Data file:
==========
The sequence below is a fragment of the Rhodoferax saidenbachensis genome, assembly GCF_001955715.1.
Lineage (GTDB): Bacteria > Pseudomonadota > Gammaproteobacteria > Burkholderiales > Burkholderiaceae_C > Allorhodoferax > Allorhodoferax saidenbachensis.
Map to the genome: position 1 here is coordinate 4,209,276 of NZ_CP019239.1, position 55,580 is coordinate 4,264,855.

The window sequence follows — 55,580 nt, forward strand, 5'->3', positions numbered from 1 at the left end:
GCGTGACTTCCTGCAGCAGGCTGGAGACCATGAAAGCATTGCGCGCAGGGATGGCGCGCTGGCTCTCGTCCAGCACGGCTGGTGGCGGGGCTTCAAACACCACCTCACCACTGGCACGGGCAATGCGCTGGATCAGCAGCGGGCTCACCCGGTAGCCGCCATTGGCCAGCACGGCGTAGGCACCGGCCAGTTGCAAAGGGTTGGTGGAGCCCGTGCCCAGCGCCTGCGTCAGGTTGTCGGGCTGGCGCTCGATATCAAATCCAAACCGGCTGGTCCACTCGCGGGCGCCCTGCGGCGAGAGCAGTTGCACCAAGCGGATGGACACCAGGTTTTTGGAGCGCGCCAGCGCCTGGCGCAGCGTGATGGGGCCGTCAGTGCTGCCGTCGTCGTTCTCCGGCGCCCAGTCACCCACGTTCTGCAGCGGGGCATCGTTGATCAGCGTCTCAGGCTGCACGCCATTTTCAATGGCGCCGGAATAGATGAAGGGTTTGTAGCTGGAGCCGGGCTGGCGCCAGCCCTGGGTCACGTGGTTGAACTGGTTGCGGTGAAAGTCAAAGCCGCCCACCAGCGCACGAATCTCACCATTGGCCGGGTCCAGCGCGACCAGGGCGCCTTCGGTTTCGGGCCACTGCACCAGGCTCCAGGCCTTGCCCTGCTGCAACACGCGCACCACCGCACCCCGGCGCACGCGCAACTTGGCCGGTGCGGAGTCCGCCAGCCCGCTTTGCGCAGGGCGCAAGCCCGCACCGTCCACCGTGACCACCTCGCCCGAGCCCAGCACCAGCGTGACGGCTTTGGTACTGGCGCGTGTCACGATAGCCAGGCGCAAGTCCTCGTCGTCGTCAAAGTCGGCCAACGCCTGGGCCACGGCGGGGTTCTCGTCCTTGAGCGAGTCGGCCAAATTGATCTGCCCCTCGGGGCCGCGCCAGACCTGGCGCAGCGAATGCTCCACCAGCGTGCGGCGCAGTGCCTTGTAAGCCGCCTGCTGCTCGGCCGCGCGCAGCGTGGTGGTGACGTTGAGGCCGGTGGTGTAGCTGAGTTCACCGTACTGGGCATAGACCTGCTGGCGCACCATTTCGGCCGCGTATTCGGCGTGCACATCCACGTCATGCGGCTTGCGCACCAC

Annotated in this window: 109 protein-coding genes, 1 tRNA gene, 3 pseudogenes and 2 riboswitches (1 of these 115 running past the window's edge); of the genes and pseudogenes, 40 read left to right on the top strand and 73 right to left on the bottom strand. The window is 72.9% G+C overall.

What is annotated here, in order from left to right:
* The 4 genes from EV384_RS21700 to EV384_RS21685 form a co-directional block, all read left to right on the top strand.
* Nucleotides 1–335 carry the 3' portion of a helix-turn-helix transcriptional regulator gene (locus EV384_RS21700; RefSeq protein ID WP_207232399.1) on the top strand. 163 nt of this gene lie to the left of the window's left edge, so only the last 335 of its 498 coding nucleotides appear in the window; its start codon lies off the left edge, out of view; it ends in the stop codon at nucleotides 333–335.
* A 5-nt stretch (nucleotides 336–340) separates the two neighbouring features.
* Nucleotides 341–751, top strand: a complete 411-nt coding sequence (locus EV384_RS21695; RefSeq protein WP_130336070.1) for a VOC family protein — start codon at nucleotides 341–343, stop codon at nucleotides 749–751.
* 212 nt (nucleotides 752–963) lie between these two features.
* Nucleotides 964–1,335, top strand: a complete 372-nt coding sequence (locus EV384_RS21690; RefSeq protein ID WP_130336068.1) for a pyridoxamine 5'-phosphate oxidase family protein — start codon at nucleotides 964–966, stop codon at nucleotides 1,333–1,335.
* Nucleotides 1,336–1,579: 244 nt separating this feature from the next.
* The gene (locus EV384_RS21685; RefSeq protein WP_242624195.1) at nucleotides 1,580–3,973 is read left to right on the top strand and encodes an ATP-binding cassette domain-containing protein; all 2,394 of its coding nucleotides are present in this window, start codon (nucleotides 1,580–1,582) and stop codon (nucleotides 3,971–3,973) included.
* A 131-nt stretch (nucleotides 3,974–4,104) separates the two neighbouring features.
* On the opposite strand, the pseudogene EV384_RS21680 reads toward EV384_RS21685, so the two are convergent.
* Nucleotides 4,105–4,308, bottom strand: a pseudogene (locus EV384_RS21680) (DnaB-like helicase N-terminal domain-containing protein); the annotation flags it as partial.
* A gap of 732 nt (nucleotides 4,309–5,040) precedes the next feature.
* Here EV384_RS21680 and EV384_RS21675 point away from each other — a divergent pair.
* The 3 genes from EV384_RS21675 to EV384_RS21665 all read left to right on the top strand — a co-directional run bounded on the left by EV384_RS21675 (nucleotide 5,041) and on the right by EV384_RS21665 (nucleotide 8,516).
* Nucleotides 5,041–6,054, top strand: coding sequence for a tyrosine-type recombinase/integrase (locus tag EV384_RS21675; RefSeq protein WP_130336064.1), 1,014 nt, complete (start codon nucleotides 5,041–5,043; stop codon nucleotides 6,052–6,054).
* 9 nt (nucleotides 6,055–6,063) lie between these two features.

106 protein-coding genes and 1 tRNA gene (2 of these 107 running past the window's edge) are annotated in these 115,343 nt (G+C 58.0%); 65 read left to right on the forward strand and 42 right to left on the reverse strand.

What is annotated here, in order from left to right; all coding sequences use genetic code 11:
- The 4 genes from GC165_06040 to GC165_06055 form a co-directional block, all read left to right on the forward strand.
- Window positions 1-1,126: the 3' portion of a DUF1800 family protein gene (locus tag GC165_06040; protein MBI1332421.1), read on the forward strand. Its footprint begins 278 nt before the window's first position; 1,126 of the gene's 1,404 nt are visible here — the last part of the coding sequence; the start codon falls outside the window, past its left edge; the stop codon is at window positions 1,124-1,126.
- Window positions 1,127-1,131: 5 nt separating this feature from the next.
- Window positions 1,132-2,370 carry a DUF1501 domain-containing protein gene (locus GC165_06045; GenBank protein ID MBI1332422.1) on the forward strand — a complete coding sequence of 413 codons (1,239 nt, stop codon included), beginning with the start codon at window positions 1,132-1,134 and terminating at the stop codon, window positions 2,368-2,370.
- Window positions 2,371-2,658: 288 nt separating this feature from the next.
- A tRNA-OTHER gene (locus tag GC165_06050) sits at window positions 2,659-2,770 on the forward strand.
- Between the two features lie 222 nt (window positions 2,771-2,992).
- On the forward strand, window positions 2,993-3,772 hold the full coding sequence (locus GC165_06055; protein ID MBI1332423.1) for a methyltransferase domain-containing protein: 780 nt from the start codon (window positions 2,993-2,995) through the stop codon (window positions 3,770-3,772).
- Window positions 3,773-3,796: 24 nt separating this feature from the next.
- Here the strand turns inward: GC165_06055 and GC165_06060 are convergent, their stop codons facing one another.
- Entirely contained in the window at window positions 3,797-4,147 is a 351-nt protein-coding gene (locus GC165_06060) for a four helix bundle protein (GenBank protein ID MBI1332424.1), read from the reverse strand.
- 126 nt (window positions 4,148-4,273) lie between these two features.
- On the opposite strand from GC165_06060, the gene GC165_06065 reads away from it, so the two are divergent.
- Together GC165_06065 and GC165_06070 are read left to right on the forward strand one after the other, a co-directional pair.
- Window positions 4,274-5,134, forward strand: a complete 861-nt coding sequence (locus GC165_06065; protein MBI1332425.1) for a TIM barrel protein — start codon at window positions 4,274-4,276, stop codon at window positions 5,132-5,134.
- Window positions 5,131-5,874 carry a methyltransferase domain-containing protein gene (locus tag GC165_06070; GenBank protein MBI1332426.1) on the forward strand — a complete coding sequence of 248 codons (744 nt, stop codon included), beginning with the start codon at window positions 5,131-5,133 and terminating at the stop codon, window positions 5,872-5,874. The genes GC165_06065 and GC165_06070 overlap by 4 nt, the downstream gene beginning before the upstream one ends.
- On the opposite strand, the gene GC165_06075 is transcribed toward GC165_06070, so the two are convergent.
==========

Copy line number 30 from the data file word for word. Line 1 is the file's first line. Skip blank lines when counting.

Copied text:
- Window positions 2,371-2,658: 288 nt separating this feature from the next.